They pulled me into a tight family hug and assured me that I was even more a part of them, because of all the babies in the world, they chose me. They said we were meant to be together as a family.
I never felt like anything was missing, and I had only idle curiosity about my birth parents. My grandpa thought I looked like every famous blond on television, from Chris Evert Lloyd to Jane Pauley to Princess Diana, so sometimes I wondered if I was biologically related to someone famous. It was a fun fantasy, and a pretty common one among the adoptees I knew. But even as a teenager, when I believed my parents were the most embarrassing, uptight, rigid authority figures on the planet, I never wished for different parents, even birth parents.
As we read the letter that day, days before my 18th birthday, it seemed too personal, painfully so. It was filled with details of the woman's life and her desire to know me. She wanted me to call, to write, to share the details of my life with her.
My mom and I agonized over what to do. My parents knew only a few details about my birth family, and there wasn't enough in the letter to know for sure whether this woman was really my birth mother. My head was spinning with curiosity and fear, and from trying to fit this bizarre new piece of my life into the puzzle of my everyday existence -- calculus finals, term papers due, my senior trip and planning for the prom. My mom suggested I skip school the next day, and that we go to the adoption agency to find out if what the letter said was true.
I called the number on the last page of the letter, and told an answering machine that I had received the letter and that I would appreciate it if this woman (I'll call her Mary) didn't contact me again. I told the machine that I needed to find out if Mary really was my birth mother, and until then, I didn't want to be in touch with her.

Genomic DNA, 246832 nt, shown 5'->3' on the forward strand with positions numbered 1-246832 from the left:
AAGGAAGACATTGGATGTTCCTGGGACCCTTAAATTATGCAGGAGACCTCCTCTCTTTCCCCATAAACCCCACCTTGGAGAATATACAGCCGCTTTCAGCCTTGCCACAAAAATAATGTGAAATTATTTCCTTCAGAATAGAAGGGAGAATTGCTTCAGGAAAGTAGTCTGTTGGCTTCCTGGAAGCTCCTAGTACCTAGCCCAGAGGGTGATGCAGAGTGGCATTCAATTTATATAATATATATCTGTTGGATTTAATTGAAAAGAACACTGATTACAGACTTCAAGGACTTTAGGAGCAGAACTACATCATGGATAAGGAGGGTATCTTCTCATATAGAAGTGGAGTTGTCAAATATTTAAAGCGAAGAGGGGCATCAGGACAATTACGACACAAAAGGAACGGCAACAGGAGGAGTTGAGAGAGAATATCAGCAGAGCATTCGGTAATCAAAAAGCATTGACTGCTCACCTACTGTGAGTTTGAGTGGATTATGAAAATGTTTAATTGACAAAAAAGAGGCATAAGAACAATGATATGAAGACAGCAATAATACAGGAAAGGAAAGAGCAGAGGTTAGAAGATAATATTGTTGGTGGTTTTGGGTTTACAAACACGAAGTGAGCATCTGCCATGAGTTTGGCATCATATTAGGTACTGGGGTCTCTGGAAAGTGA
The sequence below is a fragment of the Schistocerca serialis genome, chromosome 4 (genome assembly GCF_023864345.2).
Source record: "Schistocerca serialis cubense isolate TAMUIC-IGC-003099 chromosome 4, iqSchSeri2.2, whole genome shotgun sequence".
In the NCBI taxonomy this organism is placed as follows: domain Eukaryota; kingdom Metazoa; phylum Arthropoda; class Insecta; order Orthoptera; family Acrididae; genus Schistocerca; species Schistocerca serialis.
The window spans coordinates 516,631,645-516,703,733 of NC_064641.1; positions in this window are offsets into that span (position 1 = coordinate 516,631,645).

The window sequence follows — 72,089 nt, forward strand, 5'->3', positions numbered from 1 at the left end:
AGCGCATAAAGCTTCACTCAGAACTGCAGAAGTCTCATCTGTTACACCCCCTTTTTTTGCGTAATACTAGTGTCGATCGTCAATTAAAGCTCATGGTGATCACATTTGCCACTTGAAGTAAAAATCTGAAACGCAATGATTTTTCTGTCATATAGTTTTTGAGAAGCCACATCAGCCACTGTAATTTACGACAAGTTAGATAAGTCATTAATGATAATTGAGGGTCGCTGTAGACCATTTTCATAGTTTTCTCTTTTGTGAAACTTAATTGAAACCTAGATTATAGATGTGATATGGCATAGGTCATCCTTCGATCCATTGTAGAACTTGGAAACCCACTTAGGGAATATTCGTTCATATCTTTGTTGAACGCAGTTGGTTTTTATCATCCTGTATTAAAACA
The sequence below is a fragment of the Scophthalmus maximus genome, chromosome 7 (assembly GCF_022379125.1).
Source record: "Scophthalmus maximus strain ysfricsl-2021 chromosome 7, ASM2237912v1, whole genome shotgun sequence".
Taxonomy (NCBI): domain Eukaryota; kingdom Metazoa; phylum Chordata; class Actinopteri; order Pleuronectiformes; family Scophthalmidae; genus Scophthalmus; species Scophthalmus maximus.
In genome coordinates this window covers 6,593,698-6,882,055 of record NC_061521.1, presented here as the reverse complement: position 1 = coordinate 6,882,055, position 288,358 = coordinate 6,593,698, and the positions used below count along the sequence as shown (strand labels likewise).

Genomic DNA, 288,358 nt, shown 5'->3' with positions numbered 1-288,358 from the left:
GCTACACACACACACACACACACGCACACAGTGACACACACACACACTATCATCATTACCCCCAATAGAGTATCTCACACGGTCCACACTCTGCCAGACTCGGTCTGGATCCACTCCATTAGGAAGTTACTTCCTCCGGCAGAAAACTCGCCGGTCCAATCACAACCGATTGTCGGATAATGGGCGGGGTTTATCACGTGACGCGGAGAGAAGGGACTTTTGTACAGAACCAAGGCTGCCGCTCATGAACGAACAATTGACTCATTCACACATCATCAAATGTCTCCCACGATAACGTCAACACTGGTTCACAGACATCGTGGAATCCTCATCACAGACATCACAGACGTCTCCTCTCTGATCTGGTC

She phoned five minutes later.
Mary was a deluge of questions -- first, she wanted to verify that all the details fit, which, for the most part, they did. Then she wanted to know what I'd been up to for the past, oh, 18 years. The one question that kept drumming through my mind was,
Is she or isn't she? Even though the details matched, I kept thinking that there must have been more than one baby girl born on my birthday who was given up for adoption. At the same time, I was curious to hear Mary's story and to find out who she was and why she gave up her baby.
Mary said she and her boyfriend were 16 when she got pregnant and they both wanted what was best for their baby. As I listened to her talk lovingly about the baby she gave up, I was thinking in the abstract of a hypothetical baby, not that the baby could possibly be me.
It was too surreal, this stranger believing that she was part of my life, conveying the most painful parts of herself to me during our first conversation. I was embarrassed, because she was too interested in me, and because she was showing me all of the carefully sewn seams in her life, which now seemed to be unraveling as she revealed all of her secrets.
Apparently she took a long and complicated path to find me. She had first started attending meetings of Concerned United Birthparents, an advocacy group for birth parents. CUB led her to a Michigan detective who specializes in finding adopted children. He came up with my name and an incredible amount of information about me, including my SAT scores and my yearbook pictures.
As she recited all of my vital statistics to me, I began to feel uncomfortably exposed, like in those dreams where you show up at school wearing nothing but a too-small washcloth. As we hung up the phone that night, Mary told me that she loved me. I felt queasy, the way you do when a lover says those words too early and you don't feel the same way. I muttered quickly, "OK, bye."